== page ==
June 11, 1957
MESSENGER PUBLISHING COMPANY, APPELLANT,
ALLEGHENY COUNTY BOARD OF PROPERTY ASSESSMENT, APPEALS, AND REVIEW.
Appeal, No. 57, April T., 1957, from order of County Court of Allegheny County, 1955, No. A 910, in case of Messenger Publishing Company v. Board of Property Assessment, Appeals and Review of the County of Allegheny. Order affirmed.
Robert W. McWhinney, with him McWhinney & McWhinney, for appellant.
Joseph H. Ridge, Assistant County Solicitor, with him Nathaniel K. Beck, County Solicitor, John F. Murphy, Assistant County Solicitor, and Arthur L. McLaughlin, III, Assistant County Solicitor, for appellee.
Before Rhodes, P.j., Hirt, Gunther, Wright, Woodside, Ervin, and Watkins, JJ.
[ 183 Pa. Super. Page 408]
OPINION BY WOODSIDE, J.
This is an appeal from the order of the County Court of Allegheny County sustaining an assessment made upon the "press machinery" as part of the real estate of the publisher of a daily newspaper in Homestead, Allegheny County.
The assessment of appellant's real estate was made by the Board of Property Assessment, Appeals and Review in accordance with the provisions of the Act of May 22, 1933, P.L. 853, as amended (72 PS § 5020-201) which reads in pertinent part as follows:
"The following subjects and property shall, as hereinafter provided, be valued and assessed, and subject to taxation for all county, city, borough, town, township, school and poor purposes at the annual rate:
"(a) All real estate, to wit: Houses, lands, lots of ground and ground rents, mills and manufactories of all kinds, furnaces, forges, bloomeries, distilleries, sugar houses, malt houses, breweries, tan yards, fisheries, and ferries, wharves, and all other real estate not exempt by law from taxation."
There is a rule in Pennsylvania that "a chattel placed in an industrial establishment for permanent use, and necessary to the operation of the plant, becomes a fixture and as such a part of the real estate, although not physically attached thereto; in other
[ 183 Pa. Super. Page 409]
words, if the article, whether fast or loose, be indispensable in carrying on the specific business, it becomes a part of the realty." Titus v. Poland Coal Co., 275 Pa 431, 436-7, 119 A. 540 (1923). See also Gray v. Holdship, 17 S. & R. 413 (1828); Voorhis v. Freeman, 2 W. & S. 116 (1841); Patterson v. Delaware County, 70 Pa. 381 (1872), and Central Lithograph Company v. Eatmor Chocolate Company, 316 Pa. 300, 175 A. 697 (1934).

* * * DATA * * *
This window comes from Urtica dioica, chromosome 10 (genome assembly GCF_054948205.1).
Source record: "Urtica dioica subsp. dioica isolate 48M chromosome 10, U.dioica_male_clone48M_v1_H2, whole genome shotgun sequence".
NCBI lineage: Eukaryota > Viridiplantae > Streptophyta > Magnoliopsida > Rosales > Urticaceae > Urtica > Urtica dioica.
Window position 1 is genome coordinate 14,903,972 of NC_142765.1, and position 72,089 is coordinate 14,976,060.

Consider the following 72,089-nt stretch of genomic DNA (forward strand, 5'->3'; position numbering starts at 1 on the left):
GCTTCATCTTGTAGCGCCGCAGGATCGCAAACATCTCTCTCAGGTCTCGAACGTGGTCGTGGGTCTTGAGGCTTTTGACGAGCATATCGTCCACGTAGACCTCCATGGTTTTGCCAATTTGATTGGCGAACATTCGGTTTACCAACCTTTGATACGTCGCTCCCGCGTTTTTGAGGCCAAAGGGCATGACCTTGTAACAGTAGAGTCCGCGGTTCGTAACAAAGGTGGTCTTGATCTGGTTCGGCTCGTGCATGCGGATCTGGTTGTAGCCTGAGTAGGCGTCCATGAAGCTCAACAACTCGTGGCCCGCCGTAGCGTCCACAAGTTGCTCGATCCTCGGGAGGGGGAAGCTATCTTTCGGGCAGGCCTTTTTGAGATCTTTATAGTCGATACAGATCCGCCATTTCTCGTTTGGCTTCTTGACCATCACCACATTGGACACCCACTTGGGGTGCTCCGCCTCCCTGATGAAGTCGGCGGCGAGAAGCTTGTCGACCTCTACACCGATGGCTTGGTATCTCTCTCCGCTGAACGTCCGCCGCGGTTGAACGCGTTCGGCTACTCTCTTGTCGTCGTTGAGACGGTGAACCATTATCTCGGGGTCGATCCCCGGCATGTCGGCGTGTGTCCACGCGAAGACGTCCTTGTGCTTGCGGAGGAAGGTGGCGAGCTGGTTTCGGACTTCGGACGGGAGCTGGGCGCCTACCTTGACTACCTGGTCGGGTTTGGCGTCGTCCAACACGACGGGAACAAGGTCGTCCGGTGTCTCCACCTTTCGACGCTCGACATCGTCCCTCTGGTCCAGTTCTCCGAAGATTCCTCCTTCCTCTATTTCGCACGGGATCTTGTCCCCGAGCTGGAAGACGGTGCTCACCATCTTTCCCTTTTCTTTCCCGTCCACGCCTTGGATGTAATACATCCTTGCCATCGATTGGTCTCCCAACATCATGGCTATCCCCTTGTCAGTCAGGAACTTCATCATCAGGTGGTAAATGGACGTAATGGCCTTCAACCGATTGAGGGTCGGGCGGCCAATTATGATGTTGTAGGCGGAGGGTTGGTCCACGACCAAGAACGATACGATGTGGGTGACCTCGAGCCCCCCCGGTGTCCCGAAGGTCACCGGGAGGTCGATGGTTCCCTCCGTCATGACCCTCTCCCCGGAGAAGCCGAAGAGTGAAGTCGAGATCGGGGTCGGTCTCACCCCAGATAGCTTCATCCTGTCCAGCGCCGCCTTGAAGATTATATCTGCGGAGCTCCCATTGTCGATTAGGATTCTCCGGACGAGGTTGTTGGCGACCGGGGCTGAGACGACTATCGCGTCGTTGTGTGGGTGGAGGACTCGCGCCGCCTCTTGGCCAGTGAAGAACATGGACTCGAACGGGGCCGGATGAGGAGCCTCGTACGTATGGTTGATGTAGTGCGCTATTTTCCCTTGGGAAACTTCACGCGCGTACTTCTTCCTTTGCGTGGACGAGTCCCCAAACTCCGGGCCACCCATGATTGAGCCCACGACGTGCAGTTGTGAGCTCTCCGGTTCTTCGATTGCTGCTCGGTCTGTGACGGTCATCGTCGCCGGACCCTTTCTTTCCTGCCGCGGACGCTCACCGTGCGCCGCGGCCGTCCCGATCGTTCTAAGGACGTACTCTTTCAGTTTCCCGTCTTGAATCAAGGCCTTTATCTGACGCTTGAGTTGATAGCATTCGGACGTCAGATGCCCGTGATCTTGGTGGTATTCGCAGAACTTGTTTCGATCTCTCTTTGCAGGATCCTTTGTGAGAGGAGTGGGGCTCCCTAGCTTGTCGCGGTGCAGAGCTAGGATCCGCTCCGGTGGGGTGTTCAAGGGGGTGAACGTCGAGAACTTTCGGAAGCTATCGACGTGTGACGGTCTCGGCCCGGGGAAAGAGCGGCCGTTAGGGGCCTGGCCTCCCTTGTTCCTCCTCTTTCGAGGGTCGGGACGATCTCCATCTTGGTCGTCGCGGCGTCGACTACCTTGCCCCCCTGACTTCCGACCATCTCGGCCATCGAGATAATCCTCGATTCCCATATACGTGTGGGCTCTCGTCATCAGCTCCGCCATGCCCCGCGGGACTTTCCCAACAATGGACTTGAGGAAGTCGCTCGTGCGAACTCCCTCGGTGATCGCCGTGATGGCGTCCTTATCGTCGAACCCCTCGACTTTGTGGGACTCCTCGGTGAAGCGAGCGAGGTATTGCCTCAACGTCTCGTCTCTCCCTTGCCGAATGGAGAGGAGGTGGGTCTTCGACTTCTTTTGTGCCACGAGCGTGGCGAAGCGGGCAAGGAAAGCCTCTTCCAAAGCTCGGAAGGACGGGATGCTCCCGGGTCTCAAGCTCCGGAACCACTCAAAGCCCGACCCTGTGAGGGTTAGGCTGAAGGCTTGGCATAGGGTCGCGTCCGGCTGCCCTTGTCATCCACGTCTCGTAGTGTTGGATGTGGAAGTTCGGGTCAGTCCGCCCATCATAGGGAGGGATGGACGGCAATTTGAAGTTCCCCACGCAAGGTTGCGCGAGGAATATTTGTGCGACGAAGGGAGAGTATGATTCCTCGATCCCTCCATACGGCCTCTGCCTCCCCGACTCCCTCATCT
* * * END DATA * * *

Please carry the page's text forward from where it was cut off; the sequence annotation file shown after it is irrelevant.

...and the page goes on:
This principle, which has come to be known as the "assembled industrial plant doctrine," has always been used in assessing mills and manufactories for taxation under the above statute: United Laundries, Inc. v. Board of Property Assessment, 359 Pa. 195, 199, 58 A.2d 833 (1948). In the above case it was said "No legitimate distinction can be found anywhere between what constitutes an integral unit of real estate under the Act of 1933, as amended, and what constitutes an integral unit of real estate under the general property law of this Commonwealth, as stated in Titus v. Poland Coal Co., supra." The Court there held that the machinery of a laundry was taxable because a laundry was "an industrial establishment" within the purview of the "assembled industrial plant doctrine."
In N. S. Laundry Co. v. Board of Property Assessment, 366 Pa. 636, 640, 79 A.2d 419 (1951) the Court said: "The law can do no better than to define an industrial plant as that type of establishment which the ordinary man thinks of as such."
Is the appellant's newspaper plant an industrial plant? Judge GUFFEY, speaking for the court below said in his well considered opinion, "It would seem that the ordinary man would think of a newspaper as an industrial plant, especially if one were to tell him that a laundry or a carpet cleaning company are such for the purpose here being considered."
[ 183 Pa. Super. Page 410]
Appellant cites three lower court cases in support of its contention that its plant is not an "industrial establishment." In re: Appeal of Braddock Dry Goods Co., 90 P.L.J. 319 (1941); P. G. Publishing Co. v. Rae, 91 P.L.J. 269; and Wilkes-Barre Times Co. v. City of Wilkes-Barre, 10 D.R. 691 (1901). These cases were decided first, upon the assumption that newspaper printing establishments were not manufactories, and, secondly, that the "industrial plant doctrine" was applicable only to mills or manufactories. Under the doctrine of the United Laundries and the North Side Laundry cases, supra, the first assumption is irrelevant and the second is erroneous. Assuming, for the sake of discussion only, that appellant's place of business is not a manufactory, we must still determine whether its presses are part of an "industrial plant", and thereby subject to taxation as real estate. The question can be resolved by a consideration of the nature of the business and of the buildings, machinery and equipment used therein.
Considering the nature of the newspaper industry, the compilation, printing, and distribution of news, and the operation of the necessary machinery and equipment, extending from the modest presses of a village weekly to the mechanical giants of a metropolitan daily, we come inescapably to the conclusion that the structure in which a newspaper is printed is an "industrial plant" within the ordinary, as well as the legal, contemplation of the term. The presses, linotypes, and other equipment necessarily used therein are, therefore, real estate and taxable as such.
Aside from these considerations, corporations engaged in the publishing business have been considered manufacturing corporations since 1887, and as such have been exempt from the Pennsylvania capital stock tax under the manufacturers exemption, when it was
[ 183 Pa. Super. Page 411]
a part of the law. Commonwealth v. J. B. Lippincott Co., 7 Dauphin 193 (1887). It would thus seem clear that appellant's plant is a manufacturing plant.
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